Novel Serum Biomarker Panel Predicts Crohn Disease Diagnosis

A panel of serum biomarkers was found to identify patients who will develop Crohn disease up to 5 years before diagnosis.

A novel panel of serum biomarkers was found to identify patients who will develop Crohn disease up to 5 years before diagnosis, according to a study published in Gastroenterology.

Serum samples were collected from patients before a diagnosis of Crohn disease (n= 200; mean age ± standard deviation [SD], 31.4±6.6 years) or ulcerative colitis (n=199; mean age ± SD, 28.9±5.2 years), as well as from individuals without inflammatory bowel disease (n=200; mean age ± SD, 28.5 4.8 years), between 1998 and 2013 as part of the US Defense Medical Surveillance System.

In each sample, the investigators measured the levels of antibodies against the yeast Saccharomyces cerevisiae (anti-S cerevisiae immunoglobulin A [IgA] or IgG) and the bacteria Escherichia coli (anti-E coli outer membrane porin C, anti-CBir1, anti-flagellin 2, anti-flagellin X, and perinuclear anti-neutrophil cytoplasmic antibodies) and those of 1129 other proteins.

They then used multivariate statistical analysis and modeling to predict patient disease status. Predictive performance at different points before diagnosis was evaluated using area under the receiver operating characteristic curves (AUCs). Biological pathways of differentially regulated proteins were identified following a comprehensive bioinformatics analysis and were used to validate the models.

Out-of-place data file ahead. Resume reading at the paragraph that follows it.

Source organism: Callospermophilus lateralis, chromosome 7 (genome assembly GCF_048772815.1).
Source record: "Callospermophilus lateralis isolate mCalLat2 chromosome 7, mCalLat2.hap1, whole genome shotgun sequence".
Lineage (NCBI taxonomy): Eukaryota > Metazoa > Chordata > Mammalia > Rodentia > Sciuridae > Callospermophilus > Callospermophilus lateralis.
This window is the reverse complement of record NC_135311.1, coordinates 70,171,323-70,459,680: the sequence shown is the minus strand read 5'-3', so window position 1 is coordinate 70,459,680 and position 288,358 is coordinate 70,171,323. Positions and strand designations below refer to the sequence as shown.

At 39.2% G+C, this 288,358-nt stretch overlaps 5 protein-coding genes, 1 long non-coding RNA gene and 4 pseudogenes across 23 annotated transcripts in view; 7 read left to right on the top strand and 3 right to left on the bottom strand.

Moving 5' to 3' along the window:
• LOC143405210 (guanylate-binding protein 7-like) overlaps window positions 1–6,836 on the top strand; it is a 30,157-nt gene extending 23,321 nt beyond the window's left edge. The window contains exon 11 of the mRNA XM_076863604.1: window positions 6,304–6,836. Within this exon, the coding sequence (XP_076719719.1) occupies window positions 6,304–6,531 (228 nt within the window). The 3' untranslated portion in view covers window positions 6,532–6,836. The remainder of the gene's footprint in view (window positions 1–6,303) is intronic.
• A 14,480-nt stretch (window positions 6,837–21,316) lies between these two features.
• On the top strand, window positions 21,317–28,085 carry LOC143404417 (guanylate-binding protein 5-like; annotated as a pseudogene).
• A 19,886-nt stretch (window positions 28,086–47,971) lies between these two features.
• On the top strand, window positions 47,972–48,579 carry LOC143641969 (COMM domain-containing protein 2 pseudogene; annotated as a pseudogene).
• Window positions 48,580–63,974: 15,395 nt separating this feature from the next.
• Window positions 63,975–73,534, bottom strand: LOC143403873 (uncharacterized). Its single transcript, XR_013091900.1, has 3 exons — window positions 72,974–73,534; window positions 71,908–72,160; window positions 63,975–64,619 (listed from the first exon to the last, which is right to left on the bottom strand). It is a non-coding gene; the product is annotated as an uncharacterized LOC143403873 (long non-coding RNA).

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Overall, 51 biomarkers were predictive of Crohn disease within the 5 years of diagnosis; the panel AUC was 0.76 and 0.87 within 5 years and 1 year of diagnosis, respectively.

Proteins included in the panel and predictive of the development of Crohn disease were involved in pathways involved with complement cascade, lysosomes, innate immune response, and glycosaminoglycan metabolism.

The biomarker panel used to predict a diagnosis of ulcerative colitis yielded low accuracy: AUC of 0.56 and 0.72 within 5 years and 1 year of diagnosis, respectively.

Limitations of the study highlighted by the authors included the use of only serum samples, imperfect demographic matching, and a lack of generalizability (mostly young, white, male, military personnel). Covariates known to affect disease risk, such as tobacco use, were unavailable.

“We believe our work represents an important foundation for future work in the preclinical phase of disease,” wrote the authors. “In the future, early identification of individuals at high-risk for disease development could allow for close monitoring and for the development of interventions to delay, attenuate or even halt disease initiation.”

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Torres J, Petralia F, Sato T, et al. Serum biomarkers identify patients who will develop inflammatory bowel diseases up to 5 y before diagnosis [published online March 9, 2010]. Gastroenterology. doi:10.1053/j.gastro.2020.03.007